Yohjo Dissimulator

Andrew in Steamland: Yohjo Dissimulator



Yohjo Simulator (not to be confused with Youjo Senki, an anime I reviewed earlier this year that should be above such comparisons, nor Yandere Simulator, which, although of similar quality, will never be released) is a game so bad, it was pulled from the Steam storefront by Sekai Project. In all fairness, that wasn’t the only reason, though the stated explanation – that a scene of a man standing over an unconscious girl lying next to her panties unexpectedly slipped through quality control – isn’t terribly convincing. Sekai Project, I remind you, published Nekopara under the fig leaf that the uncensor patch is hosted on the developer’s website, completely separate from Steam. Apparently, any amount of explicit, depraved sex with childlike catgirl slaves is acceptable, but the implication of sex will land you in hot water.

The game was eventually allowed back on Steam, although that wouldn’t have made any difference to me. A fan sent me the game in the short window before it was removed, and I opened it for a few minutes before deciding there wasn’t enough content to warrant a review, then shelved it for a couple years. It wasn’t until very recently that I fired it up on a whim and discovered the hidden technique that transforms Yohjo Simulator from an ordinary walking sim into something bordering on entertaining. So, let me apologize to my benefactor and take you on a magical tour through my experience with this game.


This is normal.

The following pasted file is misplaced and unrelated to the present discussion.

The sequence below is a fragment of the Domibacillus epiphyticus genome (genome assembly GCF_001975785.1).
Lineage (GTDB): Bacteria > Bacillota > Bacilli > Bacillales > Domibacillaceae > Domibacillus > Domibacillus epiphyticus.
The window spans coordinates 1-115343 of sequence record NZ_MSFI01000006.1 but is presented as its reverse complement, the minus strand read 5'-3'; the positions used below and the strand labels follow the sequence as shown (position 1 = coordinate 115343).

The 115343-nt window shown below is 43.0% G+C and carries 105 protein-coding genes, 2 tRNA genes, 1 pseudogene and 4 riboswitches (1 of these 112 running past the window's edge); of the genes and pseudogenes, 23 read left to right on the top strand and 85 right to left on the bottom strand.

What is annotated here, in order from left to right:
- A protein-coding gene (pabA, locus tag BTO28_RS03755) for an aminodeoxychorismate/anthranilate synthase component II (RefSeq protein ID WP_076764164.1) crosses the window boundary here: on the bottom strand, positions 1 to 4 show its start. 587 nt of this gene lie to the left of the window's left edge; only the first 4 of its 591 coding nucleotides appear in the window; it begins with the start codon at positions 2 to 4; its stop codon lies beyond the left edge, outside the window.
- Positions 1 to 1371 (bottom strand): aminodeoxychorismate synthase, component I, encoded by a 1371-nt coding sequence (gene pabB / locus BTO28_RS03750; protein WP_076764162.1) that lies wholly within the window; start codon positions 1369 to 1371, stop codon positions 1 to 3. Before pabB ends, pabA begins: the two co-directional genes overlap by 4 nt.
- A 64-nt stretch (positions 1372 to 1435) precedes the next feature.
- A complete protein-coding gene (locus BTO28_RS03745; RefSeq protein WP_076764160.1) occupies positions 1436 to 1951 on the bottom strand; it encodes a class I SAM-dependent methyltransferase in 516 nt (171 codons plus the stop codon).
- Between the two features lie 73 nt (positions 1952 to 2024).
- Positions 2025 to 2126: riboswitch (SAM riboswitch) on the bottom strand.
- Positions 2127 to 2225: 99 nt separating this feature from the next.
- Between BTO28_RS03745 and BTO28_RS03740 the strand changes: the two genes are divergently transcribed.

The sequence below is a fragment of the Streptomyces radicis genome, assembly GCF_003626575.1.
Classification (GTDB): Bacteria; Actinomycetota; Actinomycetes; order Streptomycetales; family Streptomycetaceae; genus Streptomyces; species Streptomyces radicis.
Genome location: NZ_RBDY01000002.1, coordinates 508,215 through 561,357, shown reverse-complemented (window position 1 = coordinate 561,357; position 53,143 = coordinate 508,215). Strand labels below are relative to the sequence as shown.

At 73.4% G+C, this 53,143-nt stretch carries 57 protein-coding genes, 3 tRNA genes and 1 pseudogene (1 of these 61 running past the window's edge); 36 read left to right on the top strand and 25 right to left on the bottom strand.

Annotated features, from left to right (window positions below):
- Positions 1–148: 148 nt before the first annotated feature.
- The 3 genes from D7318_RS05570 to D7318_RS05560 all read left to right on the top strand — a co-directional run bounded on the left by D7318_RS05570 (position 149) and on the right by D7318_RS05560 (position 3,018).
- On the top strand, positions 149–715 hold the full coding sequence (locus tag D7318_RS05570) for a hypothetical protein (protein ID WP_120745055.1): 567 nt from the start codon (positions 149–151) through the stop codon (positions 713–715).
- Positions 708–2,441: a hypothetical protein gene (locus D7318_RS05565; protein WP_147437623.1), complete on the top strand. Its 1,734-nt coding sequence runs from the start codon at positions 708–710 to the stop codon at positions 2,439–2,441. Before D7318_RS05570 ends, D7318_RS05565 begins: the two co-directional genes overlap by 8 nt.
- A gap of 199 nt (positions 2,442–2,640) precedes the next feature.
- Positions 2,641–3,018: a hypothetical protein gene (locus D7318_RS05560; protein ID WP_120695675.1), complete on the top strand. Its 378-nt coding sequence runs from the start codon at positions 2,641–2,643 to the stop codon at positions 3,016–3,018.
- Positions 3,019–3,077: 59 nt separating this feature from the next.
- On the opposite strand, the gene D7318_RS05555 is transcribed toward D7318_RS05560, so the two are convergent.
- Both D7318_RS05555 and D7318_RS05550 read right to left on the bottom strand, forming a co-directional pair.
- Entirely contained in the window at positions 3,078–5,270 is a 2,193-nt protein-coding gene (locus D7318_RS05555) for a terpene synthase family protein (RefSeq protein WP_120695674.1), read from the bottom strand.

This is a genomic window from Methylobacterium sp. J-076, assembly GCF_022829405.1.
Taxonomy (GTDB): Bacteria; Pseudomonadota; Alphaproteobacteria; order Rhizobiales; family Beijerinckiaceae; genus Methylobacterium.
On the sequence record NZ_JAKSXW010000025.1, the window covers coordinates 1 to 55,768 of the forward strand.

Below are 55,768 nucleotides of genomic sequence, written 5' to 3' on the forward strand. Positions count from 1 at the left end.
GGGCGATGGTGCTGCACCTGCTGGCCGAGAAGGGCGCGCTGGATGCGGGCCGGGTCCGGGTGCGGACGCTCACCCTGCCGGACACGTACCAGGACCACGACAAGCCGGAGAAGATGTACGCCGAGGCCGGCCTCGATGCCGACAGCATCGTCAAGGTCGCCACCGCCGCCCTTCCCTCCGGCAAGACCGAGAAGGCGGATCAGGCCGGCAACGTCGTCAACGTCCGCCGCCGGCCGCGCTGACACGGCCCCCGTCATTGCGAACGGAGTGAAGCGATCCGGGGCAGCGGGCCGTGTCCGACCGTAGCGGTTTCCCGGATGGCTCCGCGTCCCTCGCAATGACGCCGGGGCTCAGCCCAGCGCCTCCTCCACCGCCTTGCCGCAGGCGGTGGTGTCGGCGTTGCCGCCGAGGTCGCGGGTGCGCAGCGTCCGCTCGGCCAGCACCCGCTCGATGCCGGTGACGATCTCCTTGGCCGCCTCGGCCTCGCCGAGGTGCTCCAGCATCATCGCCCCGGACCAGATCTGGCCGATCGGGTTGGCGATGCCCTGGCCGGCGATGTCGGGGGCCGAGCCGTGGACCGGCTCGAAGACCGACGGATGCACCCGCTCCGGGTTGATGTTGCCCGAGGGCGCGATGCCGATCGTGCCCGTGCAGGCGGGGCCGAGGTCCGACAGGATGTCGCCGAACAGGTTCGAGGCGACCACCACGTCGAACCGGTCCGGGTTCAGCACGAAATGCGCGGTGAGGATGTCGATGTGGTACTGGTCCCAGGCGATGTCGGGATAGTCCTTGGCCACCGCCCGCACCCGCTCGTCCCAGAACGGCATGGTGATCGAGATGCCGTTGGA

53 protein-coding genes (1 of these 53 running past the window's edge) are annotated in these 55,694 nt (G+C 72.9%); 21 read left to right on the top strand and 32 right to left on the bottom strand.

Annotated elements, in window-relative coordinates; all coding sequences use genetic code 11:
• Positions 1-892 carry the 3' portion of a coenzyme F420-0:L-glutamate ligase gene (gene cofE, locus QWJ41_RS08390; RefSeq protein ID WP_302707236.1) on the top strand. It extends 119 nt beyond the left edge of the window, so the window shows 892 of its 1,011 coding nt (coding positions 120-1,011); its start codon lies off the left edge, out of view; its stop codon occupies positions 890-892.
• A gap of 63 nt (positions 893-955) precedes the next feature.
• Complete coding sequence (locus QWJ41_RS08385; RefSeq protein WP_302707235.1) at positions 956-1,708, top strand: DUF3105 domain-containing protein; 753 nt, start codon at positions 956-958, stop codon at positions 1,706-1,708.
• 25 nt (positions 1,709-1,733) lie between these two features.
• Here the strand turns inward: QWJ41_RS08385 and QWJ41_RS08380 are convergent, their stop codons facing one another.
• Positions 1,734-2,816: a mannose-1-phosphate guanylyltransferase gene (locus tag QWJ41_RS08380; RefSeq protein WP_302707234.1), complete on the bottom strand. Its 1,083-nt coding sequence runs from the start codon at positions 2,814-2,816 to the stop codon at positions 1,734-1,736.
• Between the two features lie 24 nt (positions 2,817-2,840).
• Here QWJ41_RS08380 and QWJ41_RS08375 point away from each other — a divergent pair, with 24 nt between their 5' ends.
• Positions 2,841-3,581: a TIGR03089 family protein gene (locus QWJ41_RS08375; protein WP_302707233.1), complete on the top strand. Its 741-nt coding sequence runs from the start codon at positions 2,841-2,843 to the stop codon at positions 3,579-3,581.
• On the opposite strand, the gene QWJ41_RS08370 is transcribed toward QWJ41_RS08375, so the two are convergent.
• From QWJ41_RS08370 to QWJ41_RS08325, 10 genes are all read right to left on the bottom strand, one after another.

I was greeted with a pile of corpses surrounded by trash. In search of the source of these bodies, I directed the eponymous little girl onto the sidewalk, where she stepped on an errant umbrella and was launched down the street. This proved to be a fortunate development, since it placed her right under a pipe that ejected additional bodies into the pile every few seconds.


Sorry, but you’re not going to eat Goat Simulator’s lunch unless you add some wacky achievements related to finding this.


There are three basic actions available to the player in Yohjo Simulator: walking, jumping, and bowing. To the novice, it might seem that bowing, with its tendency to send physics props flying, is the primary tool for interacting with the world. Running while mashing the bow button turns the player character into a cyclone of destruction, which is amusing for a minute or two. But there is another way of experiencing the game, a powerful and arcane technique without which this review wouldn’t exist: wall jumping.

Yes, the blur is part of the game, and no, it doesn’t look better in motion.